'Communal Councils' in Venezuela

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MJ
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Jul 3 2007 03:32
Quote:
http://www.againstthegrain.org/audio6.25.07.mp3

Mon 6.25.07| A Humanist Socialism

Venezuelan leader Hugo Chavez once spoke of a third way between capitalism and socialism. Now he speaks of building a new type of socialism, a humanist one. In Build It Now, Michael Lebowitz describes what a humanist socialism would look like and examines whether Chavez's Bolivarian Revolution represents a path toward that goal.

http://www.againstthegrain.org/

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Joseph Kay
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Jul 3 2007 06:21
jonnyflash wrote:
While various mainstream media attempts to ideologically associate the Venezuelan president with Osama Bin Laden, Al Quaeda, etc.have been comical, there is some substance to this charge. Chavez's confluence of interests with Mahmoud Ahmadinejad includes a $2billion USD "anti-imperialist fund" to assist with projects deemed as undermining the hegemony of the only superpower, including grants to underdeveloped countries with a view to fostering self-sufficiency. Another thing the two leaders share is that their names as well as those of the countries they preside over are at the top of the US hit list, and they both represent large oil exporters. The ideological affinity doesn't extend into the domestic political field, where Mahmoud Ahmadinejad is markedly anti-leftist, rivalling perhaps even Joseph K. The crimes of the Iranian government against Iranian leftists are notorius, while Chavez sheilds Venezuelan leftist organizers and sympathisers from the security services/army/death squad treatment so common under previous administrations.

so in the name of anti-imperialism cosying up to someone who has the families of thousands of striking workers beaten in their beds is fine, as long as it's anti-american. seriously you do seem to buy into the 'great satan' thing, where any means necessary, including supporting all sorts of anti-working class regimes is fair enough to fight 'america'. you're a parody of leftism.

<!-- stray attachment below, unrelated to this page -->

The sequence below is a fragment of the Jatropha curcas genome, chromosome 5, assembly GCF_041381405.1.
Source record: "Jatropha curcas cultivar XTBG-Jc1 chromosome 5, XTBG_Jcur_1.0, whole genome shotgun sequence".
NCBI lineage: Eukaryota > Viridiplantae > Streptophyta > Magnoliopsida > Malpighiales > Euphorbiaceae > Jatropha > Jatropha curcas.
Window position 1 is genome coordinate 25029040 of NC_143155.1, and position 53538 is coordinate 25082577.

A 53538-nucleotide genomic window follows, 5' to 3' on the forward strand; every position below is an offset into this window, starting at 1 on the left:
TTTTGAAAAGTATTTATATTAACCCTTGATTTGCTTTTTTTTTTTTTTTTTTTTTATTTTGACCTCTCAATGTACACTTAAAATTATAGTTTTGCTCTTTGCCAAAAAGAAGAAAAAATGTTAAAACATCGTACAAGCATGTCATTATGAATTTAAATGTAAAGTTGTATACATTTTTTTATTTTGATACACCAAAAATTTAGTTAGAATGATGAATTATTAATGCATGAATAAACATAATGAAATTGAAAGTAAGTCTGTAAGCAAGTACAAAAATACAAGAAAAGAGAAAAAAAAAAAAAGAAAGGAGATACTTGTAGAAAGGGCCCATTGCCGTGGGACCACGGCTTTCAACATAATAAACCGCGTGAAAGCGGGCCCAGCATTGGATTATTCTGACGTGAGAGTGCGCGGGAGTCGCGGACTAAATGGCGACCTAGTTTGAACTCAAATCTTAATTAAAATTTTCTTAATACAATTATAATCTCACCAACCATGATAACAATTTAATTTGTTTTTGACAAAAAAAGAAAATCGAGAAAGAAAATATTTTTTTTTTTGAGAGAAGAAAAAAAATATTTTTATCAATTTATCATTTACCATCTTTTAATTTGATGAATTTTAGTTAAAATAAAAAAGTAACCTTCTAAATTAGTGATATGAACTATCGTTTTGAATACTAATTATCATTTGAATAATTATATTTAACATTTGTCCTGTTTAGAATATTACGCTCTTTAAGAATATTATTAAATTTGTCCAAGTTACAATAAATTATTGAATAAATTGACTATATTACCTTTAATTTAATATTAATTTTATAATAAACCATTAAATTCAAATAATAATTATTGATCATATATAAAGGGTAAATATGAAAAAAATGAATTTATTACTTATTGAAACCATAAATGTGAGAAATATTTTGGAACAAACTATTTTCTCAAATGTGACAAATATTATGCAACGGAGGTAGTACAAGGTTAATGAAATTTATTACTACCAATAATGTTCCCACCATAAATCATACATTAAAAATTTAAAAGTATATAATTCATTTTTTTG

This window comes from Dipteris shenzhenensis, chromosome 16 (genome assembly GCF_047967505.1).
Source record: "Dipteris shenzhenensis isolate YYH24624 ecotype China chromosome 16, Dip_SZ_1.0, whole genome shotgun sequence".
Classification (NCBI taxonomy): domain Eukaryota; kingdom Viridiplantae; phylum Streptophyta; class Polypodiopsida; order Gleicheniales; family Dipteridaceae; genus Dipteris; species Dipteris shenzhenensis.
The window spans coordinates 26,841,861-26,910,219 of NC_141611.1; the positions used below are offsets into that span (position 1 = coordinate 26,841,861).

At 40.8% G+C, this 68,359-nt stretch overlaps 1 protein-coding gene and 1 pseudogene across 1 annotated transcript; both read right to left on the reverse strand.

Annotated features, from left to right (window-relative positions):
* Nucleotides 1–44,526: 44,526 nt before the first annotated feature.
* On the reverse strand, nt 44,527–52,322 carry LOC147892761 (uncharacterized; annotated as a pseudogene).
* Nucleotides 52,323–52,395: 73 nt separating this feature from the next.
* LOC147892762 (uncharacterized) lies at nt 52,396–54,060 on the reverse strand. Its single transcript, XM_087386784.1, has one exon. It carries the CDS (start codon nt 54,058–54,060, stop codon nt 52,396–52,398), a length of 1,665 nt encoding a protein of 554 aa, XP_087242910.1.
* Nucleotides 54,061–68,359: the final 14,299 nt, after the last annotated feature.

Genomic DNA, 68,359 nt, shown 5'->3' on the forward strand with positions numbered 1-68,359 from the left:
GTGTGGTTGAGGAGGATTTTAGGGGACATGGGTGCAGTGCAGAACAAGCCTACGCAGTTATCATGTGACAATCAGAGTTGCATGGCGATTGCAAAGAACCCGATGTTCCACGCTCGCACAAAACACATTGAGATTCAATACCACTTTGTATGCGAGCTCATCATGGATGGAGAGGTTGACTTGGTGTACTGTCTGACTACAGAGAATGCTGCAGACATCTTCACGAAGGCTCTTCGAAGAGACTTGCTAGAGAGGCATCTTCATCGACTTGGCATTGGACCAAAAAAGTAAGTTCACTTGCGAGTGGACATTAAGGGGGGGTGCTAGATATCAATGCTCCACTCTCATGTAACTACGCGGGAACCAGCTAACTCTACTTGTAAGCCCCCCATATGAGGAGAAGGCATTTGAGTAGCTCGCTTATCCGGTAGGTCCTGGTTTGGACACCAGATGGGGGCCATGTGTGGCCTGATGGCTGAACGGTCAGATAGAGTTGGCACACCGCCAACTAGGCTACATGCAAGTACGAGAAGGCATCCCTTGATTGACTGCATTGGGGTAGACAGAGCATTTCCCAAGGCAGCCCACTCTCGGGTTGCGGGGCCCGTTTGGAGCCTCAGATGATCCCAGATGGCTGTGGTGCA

internasyonalista
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Jul 3 2007 10:09

Although many revolutionaries in Europe saw the falsity of Chavez' socialism, mostly of the third world countries like the Phillipines still mystified with Chavez. Chavism reinforces their belief that nationalism, anti-imperialism is still the only way towards socialism.

Filipino Leftists tirelessly propagated the socialism of Chavez as the new model in the contemporary struggle against capitalism. The exception of this might be the Filipino maoist who cling to their beleif that only the maoist model of socialism is the real inheritor of marxist socialism.

In the third world countries like the Philippines, more efforts must be exerted on the part of the Filipino internationalist communist to demystify the fake socialism of Chavism.

Revolutionaries in Europe and America who have friends and contacts in the Philippines are of great help to educate their friends and contacts here.

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Joseph Kay
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Jul 3 2007 10:19

internasyonalista, that's interesting. to a certain extent western leftists loving Chavez is irrelevant, since his politics are specific to post-colonial countries and aren't going to be emulated here. but as you say it may have real consequences for the direction of the workers' movements in other post-colonial countries, like the statist shadow cast by the USSR over left politics for so long

internasyonalista
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Jul 4 2007 04:33

I agree. Even the so-called anti-Stalinist leftists here admired chavez' socialism, "ironic" huh!

Though the crisis of decadence of capitalism is more glaring and brutal in the thirrd world countries, mystifications of all kinds still weight heavily especially the belief that "national liberation" movements is the only way to socialism.